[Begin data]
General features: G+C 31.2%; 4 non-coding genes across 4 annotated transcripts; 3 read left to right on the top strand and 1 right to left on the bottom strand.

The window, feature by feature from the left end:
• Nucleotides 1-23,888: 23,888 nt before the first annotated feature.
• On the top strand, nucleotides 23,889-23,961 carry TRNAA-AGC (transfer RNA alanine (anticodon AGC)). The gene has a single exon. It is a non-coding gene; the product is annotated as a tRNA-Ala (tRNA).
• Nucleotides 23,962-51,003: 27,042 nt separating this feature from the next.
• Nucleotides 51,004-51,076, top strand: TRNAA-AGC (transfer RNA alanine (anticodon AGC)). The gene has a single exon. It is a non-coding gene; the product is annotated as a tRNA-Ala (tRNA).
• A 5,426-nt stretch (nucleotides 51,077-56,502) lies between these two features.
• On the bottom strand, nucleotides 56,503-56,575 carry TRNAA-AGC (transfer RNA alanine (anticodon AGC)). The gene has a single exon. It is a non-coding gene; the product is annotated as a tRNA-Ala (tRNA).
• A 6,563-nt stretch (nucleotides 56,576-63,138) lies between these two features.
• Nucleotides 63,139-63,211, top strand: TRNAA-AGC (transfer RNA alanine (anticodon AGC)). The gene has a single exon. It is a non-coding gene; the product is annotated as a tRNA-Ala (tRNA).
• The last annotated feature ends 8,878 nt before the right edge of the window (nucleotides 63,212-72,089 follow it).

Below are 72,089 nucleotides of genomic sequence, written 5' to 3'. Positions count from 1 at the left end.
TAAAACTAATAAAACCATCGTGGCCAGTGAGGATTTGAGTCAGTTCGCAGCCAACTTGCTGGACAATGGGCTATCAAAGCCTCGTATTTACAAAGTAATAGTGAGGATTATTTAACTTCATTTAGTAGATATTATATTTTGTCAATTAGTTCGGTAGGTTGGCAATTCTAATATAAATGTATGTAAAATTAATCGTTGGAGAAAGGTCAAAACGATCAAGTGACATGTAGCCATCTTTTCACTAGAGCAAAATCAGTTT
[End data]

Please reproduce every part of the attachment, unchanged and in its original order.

General features: G+C 31.2%; 4 non-coding genes across 4 annotated transcripts; 3 read left to right on the top strand and 1 right to left on the bottom strand.

The window, feature by feature from the left end:
• Nucleotides 1-23,888: 23,888 nt before the first annotated feature.
• On the top strand, nucleotides 23,889-23,961 carry TRNAA-AGC (transfer RNA alanine (anticodon AGC)). The gene has a single exon. It is a non-coding gene; the product is annotated as a tRNA-Ala (tRNA).
• Nucleotides 23,962-51,003: 27,042 nt separating this feature from the next.
• Nucleotides 51,004-51,076, top strand: TRNAA-AGC (transfer RNA alanine (anticodon AGC)). The gene has a single exon. It is a non-coding gene; the product is annotated as a tRNA-Ala (tRNA).
• A 5,426-nt stretch (nucleotides 51,077-56,502) lies between these two features.
• On the bottom strand, nucleotides 56,503-56,575 carry TRNAA-AGC (transfer RNA alanine (anticodon AGC)). The gene has a single exon. It is a non-coding gene; the product is annotated as a tRNA-Ala (tRNA).
• A 6,563-nt stretch (nucleotides 56,576-63,138) lies between these two features.
• Nucleotides 63,139-63,211, top strand: TRNAA-AGC (transfer RNA alanine (anticodon AGC)). The gene has a single exon. It is a non-coding gene; the product is annotated as a tRNA-Ala (tRNA).
• The last annotated feature ends 8,878 nt before the right edge of the window (nucleotides 63,212-72,089 follow it).

Below are 72,089 nucleotides of genomic sequence, written 5' to 3'. Positions count from 1 at the left end.
TAAAACTAATAAAACCATCGTGGCCAGTGAGGATTTGAGTCAGTTCGCAGCCAACTTGCTGGACAATGGGCTATCAAAGCCTCGTATTTACAAAGTAATAGTGAGGATTATTTAACTTCATTTAGTAGATATTATATTTTGTCAATTAGTTCGGTAGGTTGGCAATTCTAATATAAATGTATGTAAAATTAATCGTTGGAGAAAGGTCAAAACGATCAAGTGACATGTAGCCATCTTTTCACTAGAGCAAAATCAGTTT